I would run it all through a spell and grammar checker several times, not just once, just to make absolutely sure. Apart from the Guardian typos, most newspapers are actually presented with immaculate grammar and punctuation, though web versions are not. But I know editors ALWAYS reject press releases with mistakes in them because they then assume that all the stuff within is going to be sloppily thought through, and therefore unworthy of publication.

VP

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What can you do in a falling housing market?

Ignore the spin, prices are falling.

While vested interests (mortgage lenders) use the black art of 'Seasonal Adjustment' to produce house price statistics which show a stable or even rising market the most important body has clearly stated that house prices fell.

The Land Registry figures, from the only body that does not make money from rising prices, have shown that national house prices fell between October and December last year by 2.7%, with London falling 3.7%.

These figures are based on actual sales prices which means that they represent transactions agreed last summer when prices traditionally rise, not fall.

Looking at more recent figures, Rightmove.co.uk - a company 29% owned by Countrywide Plc, the UK's largest estate agent - has stated that prices have fallen in five out of the last six months.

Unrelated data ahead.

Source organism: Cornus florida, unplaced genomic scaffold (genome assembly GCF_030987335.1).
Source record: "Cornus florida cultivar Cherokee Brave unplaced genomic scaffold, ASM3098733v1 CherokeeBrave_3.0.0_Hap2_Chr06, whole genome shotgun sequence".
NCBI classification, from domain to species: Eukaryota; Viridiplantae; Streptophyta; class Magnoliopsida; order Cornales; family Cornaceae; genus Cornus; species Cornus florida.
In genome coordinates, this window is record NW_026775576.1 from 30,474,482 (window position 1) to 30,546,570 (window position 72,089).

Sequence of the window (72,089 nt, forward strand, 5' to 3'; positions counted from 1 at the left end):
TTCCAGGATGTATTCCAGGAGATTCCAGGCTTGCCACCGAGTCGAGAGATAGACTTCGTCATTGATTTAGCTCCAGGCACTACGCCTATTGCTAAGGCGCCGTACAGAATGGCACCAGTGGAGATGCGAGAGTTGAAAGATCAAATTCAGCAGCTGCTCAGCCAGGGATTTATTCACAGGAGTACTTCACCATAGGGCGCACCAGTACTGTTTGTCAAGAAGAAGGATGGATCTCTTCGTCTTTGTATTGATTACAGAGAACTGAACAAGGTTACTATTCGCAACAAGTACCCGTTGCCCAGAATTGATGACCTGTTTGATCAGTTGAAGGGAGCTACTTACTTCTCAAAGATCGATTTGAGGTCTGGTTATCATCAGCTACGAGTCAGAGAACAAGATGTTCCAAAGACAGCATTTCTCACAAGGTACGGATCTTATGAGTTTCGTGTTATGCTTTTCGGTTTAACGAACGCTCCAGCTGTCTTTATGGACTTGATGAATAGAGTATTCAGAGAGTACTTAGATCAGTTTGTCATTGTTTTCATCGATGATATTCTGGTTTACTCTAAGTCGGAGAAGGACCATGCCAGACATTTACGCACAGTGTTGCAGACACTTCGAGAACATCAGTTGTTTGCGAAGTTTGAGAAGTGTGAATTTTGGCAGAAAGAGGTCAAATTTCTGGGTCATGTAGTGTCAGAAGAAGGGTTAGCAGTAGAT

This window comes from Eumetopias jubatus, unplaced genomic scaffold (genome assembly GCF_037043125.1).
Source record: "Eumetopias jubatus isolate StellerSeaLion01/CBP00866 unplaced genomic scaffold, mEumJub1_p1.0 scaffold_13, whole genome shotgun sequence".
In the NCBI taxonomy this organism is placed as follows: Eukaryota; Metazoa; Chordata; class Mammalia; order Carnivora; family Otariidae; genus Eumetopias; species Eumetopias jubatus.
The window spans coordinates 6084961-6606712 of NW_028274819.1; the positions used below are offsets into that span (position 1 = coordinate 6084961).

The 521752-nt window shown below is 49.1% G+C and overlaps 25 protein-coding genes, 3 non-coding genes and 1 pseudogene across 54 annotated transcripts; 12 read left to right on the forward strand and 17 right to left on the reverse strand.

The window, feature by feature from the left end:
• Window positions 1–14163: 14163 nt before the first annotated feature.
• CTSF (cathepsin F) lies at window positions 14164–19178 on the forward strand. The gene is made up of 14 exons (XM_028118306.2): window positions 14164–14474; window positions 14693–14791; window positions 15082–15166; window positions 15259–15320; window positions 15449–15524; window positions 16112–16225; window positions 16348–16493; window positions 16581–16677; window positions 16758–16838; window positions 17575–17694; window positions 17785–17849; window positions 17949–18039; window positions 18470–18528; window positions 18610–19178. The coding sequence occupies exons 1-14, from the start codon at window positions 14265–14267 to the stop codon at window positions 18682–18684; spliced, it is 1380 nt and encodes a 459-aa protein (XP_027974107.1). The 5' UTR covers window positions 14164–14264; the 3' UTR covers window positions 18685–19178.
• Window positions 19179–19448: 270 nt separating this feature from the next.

Incidentally, Countrywide  - which owns John D Wood and Bairstow Eves estate agents, and others - has recently made 6% of its workforce redundant.

The forum members of www.HousePriceCrash.co.uk expect an average 30% fall in prices over the next three years.  With a growing number of prominent academics and economists forecasting between this and even larger falls we may have underestimated the drop.

The only hope for a recovery in prices put forward by estate agents etc would have been an increase in transaction numbers but instead they are falling. Sales last quarter were down by 22% in the £100-£150K range and down 40% for properties below £100K.

Buyers - mainly investors - are increasingly worried about buying at the top of the market and with the massive number of available rented property they seem to have gone on buying strrike.

As the fall in prices gains momentum, will these people buy into a falling market?  We do not think this is likely.

The chance of a quick sale has now passed for many and we recommend that anyone who bought in the last two years should seriously consider reducing there debt levels and focus on reducing their mortgage.

The recent offer of a 130% mortgage - a mortgage that instantly puts the owner into negative equity - shows lenders are more interested in their profits than the welfare of their customers.